Being spontaneous is one of the first thing that goes “bye-bye” when you have kids. Simply packing up and going where the day takes you isn’t an option if you have to worry first about the care and feeding of children. They become your first priority and that’s how it should be. I’m not complaining about it.
The accumulative effect of being a parent is you’re no longer Number One. You’re number Three or Four or Five depending how many other mouths you’re responsible for feeding. In the process of doing for them, it becomes easy to forget about you. Your priorities and pleasures become secondary to the primary job of being Mom and Dad.
Two weeks away from walking the streets of New York and it’s the waiting that is driving me crazy like an irritating itch I can’t reach or scratch.
The flight? Booked. The room? Reserved. I looked at so many hotel websites that after a time it all became an amphourus blur. How many showcase hotel rooms can you look at before they all start to look pretty much the same? Everything is predicated by how much you’re willing to spend (and this being NYC you can spend a lot) , what amenities you need (a non-smoking hotel and a queen-sized bed) and where you want to bet situated (close to Times Square, thank you very much).
You can read the reviews of a given hotel until you pass out. You never know if you’ve picked well until you walk into the lobby and actually see the hotel (is it clean and is the staff friendly and helpful?) , smell the hotel (does it smell clean and fresh or is there the vague smell of cigarette smoke and disinfectant lingering just underneath), listen to the hotel (is the room too close to the elevator or too close to the street noises of the city that never sleeps?).
The last test is when you lie back on the bed. Do it make you say Ohhhhhhh yeah or Oh my dear God! That’s the only way to really know how much or how little time you’re going to spend in the room–or in the hotel itself.
Then again, the only thing a hotel room in Manhattan is good for is sleeping, showering and storing your crap while you’re out running the streets. Nobody goes to New York to sit in a hotel room and watch TV.
New York is a smorgasbord of possibilities. Do you shop ’til you drop or gorge yourself on the vast variety of food and drink? There are concerts, clubs, museums and oh so much more waiting if you’re curious enough and savvy enough to navigate the taxis, buses, subways and sidewalks.
After being away from the place for 11 years, I know I’m going to feel like a tourist all over again, but that doesn’t mean I’m going to act like a tourist. I’ve taken the Circle Line boat tour around Manhattan. There’s no need to do it again. I’m not flying nearly 500 miles just to gawk at the big buildings or eat at some crappy chain restaurant I could find in any Columbus strip mall.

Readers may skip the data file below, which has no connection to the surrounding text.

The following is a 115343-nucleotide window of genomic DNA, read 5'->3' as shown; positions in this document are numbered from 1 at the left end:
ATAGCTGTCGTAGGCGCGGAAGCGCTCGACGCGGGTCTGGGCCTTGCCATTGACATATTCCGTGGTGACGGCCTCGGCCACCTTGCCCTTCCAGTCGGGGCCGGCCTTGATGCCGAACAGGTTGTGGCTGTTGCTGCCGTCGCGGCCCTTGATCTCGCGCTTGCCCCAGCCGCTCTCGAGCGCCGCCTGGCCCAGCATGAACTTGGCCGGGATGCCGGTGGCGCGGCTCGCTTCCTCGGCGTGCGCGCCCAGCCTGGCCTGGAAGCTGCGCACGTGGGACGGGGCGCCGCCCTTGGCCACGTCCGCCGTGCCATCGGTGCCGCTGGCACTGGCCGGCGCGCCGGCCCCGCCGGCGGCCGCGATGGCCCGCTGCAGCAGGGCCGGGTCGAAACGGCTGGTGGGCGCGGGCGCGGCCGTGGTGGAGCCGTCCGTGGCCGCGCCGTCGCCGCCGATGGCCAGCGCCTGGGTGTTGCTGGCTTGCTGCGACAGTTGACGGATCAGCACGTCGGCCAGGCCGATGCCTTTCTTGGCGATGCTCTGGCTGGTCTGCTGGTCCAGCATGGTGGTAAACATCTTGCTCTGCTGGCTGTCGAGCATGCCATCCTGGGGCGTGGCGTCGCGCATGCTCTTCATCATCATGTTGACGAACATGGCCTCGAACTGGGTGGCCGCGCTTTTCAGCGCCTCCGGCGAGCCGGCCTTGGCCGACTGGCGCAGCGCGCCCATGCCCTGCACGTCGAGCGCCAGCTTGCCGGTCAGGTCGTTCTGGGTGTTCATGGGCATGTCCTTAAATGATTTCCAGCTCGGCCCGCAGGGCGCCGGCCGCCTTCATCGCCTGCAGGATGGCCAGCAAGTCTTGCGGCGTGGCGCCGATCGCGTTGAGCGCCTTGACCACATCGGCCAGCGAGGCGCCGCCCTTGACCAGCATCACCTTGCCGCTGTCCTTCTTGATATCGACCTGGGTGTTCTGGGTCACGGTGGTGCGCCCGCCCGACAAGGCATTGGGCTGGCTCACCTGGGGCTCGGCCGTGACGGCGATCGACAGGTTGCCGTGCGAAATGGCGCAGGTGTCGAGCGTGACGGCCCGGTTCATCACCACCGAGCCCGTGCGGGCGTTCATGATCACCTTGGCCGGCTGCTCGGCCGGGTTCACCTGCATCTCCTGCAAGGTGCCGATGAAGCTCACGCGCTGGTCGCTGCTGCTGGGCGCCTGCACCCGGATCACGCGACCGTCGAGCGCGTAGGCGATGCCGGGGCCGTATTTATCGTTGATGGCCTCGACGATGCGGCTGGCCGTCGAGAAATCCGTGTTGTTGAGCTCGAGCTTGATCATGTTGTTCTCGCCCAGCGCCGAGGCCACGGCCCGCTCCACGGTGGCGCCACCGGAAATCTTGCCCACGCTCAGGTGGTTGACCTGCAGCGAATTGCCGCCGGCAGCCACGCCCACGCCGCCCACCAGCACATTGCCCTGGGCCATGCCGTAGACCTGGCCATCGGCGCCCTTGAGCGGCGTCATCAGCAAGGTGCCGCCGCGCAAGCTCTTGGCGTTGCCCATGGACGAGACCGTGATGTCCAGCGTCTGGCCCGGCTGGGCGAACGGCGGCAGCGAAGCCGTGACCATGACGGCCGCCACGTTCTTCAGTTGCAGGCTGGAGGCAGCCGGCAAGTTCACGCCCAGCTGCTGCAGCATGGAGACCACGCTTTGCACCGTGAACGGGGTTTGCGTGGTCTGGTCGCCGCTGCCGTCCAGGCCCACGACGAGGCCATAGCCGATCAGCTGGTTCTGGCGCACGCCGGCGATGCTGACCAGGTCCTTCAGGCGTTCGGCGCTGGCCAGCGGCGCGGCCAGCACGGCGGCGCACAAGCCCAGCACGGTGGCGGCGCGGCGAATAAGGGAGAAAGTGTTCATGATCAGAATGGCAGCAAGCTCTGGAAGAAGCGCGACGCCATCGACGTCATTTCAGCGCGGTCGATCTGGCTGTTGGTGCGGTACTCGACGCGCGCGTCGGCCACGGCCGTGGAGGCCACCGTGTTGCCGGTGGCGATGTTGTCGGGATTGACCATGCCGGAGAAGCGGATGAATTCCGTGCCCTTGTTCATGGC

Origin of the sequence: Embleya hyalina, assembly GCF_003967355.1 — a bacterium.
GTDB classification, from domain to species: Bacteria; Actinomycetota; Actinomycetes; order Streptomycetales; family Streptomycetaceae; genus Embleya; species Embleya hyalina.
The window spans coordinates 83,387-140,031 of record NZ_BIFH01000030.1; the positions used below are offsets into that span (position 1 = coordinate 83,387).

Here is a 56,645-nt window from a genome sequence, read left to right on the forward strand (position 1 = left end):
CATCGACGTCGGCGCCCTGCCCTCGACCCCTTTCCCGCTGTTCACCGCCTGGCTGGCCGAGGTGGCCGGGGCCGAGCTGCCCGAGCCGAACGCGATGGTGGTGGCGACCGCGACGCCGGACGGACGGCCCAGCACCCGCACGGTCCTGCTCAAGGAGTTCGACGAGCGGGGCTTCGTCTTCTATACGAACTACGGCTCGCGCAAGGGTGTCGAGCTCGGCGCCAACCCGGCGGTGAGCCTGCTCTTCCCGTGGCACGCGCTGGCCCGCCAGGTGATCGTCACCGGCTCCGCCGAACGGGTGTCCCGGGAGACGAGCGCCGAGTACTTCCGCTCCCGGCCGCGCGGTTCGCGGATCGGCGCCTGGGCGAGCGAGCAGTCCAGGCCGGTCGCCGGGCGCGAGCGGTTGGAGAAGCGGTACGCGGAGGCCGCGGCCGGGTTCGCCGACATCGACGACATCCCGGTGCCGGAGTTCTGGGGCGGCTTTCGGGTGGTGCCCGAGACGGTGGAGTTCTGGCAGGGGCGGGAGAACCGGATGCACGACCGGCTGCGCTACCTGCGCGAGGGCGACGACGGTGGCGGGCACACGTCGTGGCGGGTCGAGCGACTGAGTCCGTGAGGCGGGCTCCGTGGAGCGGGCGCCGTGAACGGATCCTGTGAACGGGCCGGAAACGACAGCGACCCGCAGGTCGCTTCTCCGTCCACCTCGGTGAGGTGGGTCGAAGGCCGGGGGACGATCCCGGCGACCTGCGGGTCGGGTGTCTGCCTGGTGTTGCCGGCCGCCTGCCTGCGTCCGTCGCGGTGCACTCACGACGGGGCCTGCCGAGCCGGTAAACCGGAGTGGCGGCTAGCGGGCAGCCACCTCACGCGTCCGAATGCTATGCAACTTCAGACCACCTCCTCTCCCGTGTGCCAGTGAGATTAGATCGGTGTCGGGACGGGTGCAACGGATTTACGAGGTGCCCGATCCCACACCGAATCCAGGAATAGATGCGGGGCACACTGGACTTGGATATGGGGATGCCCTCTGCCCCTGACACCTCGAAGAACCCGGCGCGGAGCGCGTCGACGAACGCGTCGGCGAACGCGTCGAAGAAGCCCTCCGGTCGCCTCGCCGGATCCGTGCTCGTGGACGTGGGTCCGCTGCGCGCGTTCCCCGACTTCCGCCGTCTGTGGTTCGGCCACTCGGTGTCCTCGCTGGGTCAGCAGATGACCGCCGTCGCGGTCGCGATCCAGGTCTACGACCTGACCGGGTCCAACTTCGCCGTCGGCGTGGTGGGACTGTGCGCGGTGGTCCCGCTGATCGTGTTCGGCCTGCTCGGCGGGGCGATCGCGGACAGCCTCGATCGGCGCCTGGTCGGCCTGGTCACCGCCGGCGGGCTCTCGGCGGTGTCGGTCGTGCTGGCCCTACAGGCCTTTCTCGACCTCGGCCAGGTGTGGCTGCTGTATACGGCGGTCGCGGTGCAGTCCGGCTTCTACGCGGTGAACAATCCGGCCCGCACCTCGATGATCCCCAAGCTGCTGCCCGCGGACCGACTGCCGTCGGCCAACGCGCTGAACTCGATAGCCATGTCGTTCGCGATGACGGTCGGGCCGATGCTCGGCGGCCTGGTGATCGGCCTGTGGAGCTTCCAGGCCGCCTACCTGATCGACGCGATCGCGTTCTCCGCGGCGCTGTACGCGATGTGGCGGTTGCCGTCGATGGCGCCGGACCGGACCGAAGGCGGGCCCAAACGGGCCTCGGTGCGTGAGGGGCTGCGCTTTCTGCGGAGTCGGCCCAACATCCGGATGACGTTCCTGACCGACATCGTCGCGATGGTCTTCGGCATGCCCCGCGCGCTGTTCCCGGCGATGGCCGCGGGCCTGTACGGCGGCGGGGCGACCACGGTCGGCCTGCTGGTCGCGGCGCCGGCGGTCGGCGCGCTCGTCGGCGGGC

Half the fun of going to NYC is exploring it. You can’t be afraid to go off the beaten track if you’re going to find that place that stays in your mind long after the trip is over. The comfortable and safe thing to do is to do the tourist thing and let someone chaperone the poor hicks from the sticks through the Big Bad Apple.
It’s not about courage or anything like that. Are there some parts of NYC I wouldn’t want to be caught in when the sun goes down? Sure, but name a city where there aren’t dicey places for delicate souls? Even here in Columbus there are rough places where it’s a bad idea to get caught with a flat tire and no spare or jack.
Always walking the beaten path is safer and boring. We want to see a play, but whoever said it has to be on Broadway? There are great plays off-Broadway just waiting to be seen. Just as there are restaurants, jazz spots and shops that are five-star experiences that don’t show up on the ranking websites and newspapers. The city is calling and I’m yearning to answer.
It would take at least a month or two and thousands of dollars to properly “do” New York City in a thorough enough way. But we don’t have two months and thousands of dollars to spend. All we’ve got is three days and 72 hours to make up for 11 years of lost time. That’s not much time but it’s just enough time to get a nice little taste of the city’s flavor.
If we do it right that’s all we’ll need. It will have to be because it’s all we’re going to get.
Which should tide us over nicely until the next time we’re there, because it won’t take another eleven years before we return.